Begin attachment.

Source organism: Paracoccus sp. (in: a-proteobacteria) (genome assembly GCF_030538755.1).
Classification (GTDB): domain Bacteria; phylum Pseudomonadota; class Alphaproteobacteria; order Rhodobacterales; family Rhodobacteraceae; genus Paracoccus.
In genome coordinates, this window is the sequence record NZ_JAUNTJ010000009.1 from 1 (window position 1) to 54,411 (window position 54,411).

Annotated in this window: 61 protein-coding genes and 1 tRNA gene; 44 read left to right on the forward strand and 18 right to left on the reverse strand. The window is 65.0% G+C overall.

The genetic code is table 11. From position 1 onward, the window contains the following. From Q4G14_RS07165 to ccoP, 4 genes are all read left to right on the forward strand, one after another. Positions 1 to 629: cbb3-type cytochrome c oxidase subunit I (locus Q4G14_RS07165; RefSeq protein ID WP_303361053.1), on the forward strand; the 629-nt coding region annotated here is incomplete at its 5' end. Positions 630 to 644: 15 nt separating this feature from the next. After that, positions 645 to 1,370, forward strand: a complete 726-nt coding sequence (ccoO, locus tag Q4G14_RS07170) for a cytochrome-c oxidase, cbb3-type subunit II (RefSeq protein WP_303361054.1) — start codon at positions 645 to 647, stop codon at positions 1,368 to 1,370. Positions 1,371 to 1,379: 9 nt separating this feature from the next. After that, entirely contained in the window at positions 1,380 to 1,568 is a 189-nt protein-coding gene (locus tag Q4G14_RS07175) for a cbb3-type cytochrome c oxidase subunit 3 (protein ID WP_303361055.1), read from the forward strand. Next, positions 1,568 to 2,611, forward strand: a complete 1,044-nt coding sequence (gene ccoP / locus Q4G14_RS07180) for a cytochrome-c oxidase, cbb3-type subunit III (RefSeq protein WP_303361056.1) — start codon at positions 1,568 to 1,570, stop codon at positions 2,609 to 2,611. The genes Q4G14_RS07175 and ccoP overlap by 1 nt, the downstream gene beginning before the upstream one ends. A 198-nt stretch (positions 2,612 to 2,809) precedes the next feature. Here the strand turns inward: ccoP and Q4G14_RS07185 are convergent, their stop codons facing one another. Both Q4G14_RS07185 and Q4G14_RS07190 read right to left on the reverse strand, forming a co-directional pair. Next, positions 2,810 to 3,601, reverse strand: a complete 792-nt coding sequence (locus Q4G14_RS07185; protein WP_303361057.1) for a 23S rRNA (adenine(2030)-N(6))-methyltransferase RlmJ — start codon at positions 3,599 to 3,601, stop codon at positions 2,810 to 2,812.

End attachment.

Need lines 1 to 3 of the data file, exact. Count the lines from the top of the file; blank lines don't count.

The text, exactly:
Source organism: Paracoccus sp. (in: a-proteobacteria) (genome assembly GCF_030538755.1).
Classification (GTDB): domain Bacteria; phylum Pseudomonadota; class Alphaproteobacteria; order Rhodobacterales; family Rhodobacteraceae; genus Paracoccus.
In genome coordinates, this window is the sequence record NZ_JAUNTJ010000009.1 from 1 (window position 1) to 54,411 (window position 54,411).